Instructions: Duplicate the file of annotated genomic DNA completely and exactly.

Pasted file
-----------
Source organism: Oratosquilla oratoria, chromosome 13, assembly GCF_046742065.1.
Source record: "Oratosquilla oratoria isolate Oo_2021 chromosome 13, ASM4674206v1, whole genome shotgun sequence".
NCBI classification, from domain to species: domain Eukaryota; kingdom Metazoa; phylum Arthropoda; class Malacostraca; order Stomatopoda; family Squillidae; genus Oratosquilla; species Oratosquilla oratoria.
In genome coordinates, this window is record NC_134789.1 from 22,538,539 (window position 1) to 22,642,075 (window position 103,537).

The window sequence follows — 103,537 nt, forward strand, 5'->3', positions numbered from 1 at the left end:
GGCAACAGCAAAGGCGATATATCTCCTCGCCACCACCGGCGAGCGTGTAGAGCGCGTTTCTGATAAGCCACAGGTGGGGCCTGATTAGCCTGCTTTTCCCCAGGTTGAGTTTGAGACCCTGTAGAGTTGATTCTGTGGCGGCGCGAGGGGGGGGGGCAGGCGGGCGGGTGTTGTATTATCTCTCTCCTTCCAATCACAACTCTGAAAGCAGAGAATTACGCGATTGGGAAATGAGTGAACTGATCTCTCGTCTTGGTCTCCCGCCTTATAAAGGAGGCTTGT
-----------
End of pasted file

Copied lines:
Source organism: Oratosquilla oratoria, chromosome 13, assembly GCF_046742065.1.
Source record: "Oratosquilla oratoria isolate Oo_2021 chromosome 13, ASM4674206v1, whole genome shotgun sequence".
NCBI classification, from domain to species: domain Eukaryota; kingdom Metazoa; phylum Arthropoda; class Malacostraca; order Stomatopoda; family Squillidae; genus Oratosquilla; species Oratosquilla oratoria.
In genome coordinates, this window is record NC_134789.1 from 22,538,539 (window position 1) to 22,642,075 (window position 103,537).

The window sequence follows — 103,537 nt, forward strand, 5'->3', positions numbered from 1 at the left end:
GGCAACAGCAAAGGCGATATATCTCCTCGCCACCACCGGCGAGCGTGTAGAGCGCGTTTCTGATAAGCCACAGGTGGGGCCTGATTAGCCTGCTTTTCCCCAGGTTGAGTTTGAGACCCTGTAGAGTTGATTCTGTGGCGGCGCGAGGGGGGGGGGCAGGCGGGCGGGTGTTGTATTATCTCTCTCCTTCCAATCACAACTCTGAAAGCAGAGAATTACGCGATTGGGAAATGAGTGAACTGATCTCTCGTCTTGGTCTCCCGCCTTATAAAGGAGGCTTGT